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Here’s My Problem with Maintaining the ‘Perfect’ Body Image

This article is written by a student writer from the Her Campus at UFL chapter.

Recently while scrolling through my Instagram feed, I came across a friend’s photo she posted of herself in a bikini at a beach. I noticed the flood of comments for the photo, some of which included fire emojis, “Skinny minny!”, and “Wow, you’re so skinny,” followed by a smiley face. I immediately thought, “I wish I were that skinny.” All of these comments spoke clearly to me that being thin meant being pretty.

In the United States, mainstream media plays an important role in portraying body image. Today, Western beauty standards portray the ideal woman as someone who has symmetrical features, shiny white teeth, sun-kissed skin and a slim waist. To add on to that, in our Kardashian-obsessed culture, it’s beautiful to have full lips and a big butt.

Many young girls and women are influenced by social media, often comparing themselves to the images they see on-screen. What we tend to not realize is that many pictures in magazines or in digital media may have also been Photoshopped. As a result, we doubt ourselves, lose self-esteem and/or strive to achieve unrealistic body standards.

Like I mentioned earlier, I thought that thinness equated to beauty. This is because thinness is valued in both Western and Asian cultures. Besides this similarity, being raised in a Chinese family and growing up in America, I constantly receive mixed messages surrounding beauty standards. It was in first grade when I first realized that I physically looked different than the majority of my peers. A classmate laughed at and mocked my apparently “small” eyes. At the time, I remember my cheeks turning bright red and feeling absolutely humiliated.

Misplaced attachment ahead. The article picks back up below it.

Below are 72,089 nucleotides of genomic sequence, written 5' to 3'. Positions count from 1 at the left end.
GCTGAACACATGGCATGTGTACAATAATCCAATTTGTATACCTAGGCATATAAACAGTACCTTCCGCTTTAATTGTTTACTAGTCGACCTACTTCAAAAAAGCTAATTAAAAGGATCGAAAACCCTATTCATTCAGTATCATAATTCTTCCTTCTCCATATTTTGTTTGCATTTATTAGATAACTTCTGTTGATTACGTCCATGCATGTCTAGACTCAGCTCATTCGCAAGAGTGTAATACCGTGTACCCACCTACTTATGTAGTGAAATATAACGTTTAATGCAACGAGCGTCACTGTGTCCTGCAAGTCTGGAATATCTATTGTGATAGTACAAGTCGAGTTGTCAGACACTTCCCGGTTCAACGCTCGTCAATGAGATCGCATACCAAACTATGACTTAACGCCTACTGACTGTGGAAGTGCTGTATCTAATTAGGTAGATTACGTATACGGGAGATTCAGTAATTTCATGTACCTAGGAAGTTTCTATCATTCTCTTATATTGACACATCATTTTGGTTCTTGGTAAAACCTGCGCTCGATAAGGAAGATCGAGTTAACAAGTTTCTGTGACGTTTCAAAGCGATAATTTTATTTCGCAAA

Now, I know that I was wrongly subjected to and compared to my white peers. I learned that white beauty ideals, whether having big doe eyes or being skinny, permeate our social consciousness, which narrow the diverse range of beauty seen in many other cultures.

At home, I experience pressure to uphold Asian beauty standards. Throughout most of middle school and high school, my skin was tan because I played tennis outdoors on a weekly basis. My mom would nag to me about my tan, telling me that I don’t put on much sunscreen and that I would look prettier if I had lighter skin. According to CNN, “Paler skin has historically been prized in China and much of Asia. Even today skin-lightening products remain popular.”

Now, my skin has returned to its pale color since I don’t exercise outdoors as much anymore. However, I face yet another obstacle in the world of Asian beauty standards. This obstacle lies in the area of food. According to Everyday Feminism magazine, “Sharing and eating food together is integral to Asian and Asian American culture.”

During the Lunar New Year or any big celebration, my family usually holds a large feast. On any daily occasion, my grandma typically greets me or loved ones with, “Have you eaten yet today?” Clearly, my family and our cultural traditions honor food. Just as easily as we honor food, my family members are also quick to judge me by my physical appearance. My mom particularly notices whenever I gain weight and fat-shames me. She usually pulls my cheek, telling me my face is a bit rounder since the last time I saw her. She says I am big-boned, an idea opposite to the cultural phenomenon that Asian women should be “small and delicate.”

Overall, my relationship with my body and what it should look like is constantly evolving. Over the years, I’m gradually learning to be more comfortable in my own skin. Today, campaigns such as Target’s swimwear and The Representation Project help shine a light on women of all body shapes and sizes, giving me hope that we can appreciate our differences that make us who we are.

It’s time that we all celebrate body positivity.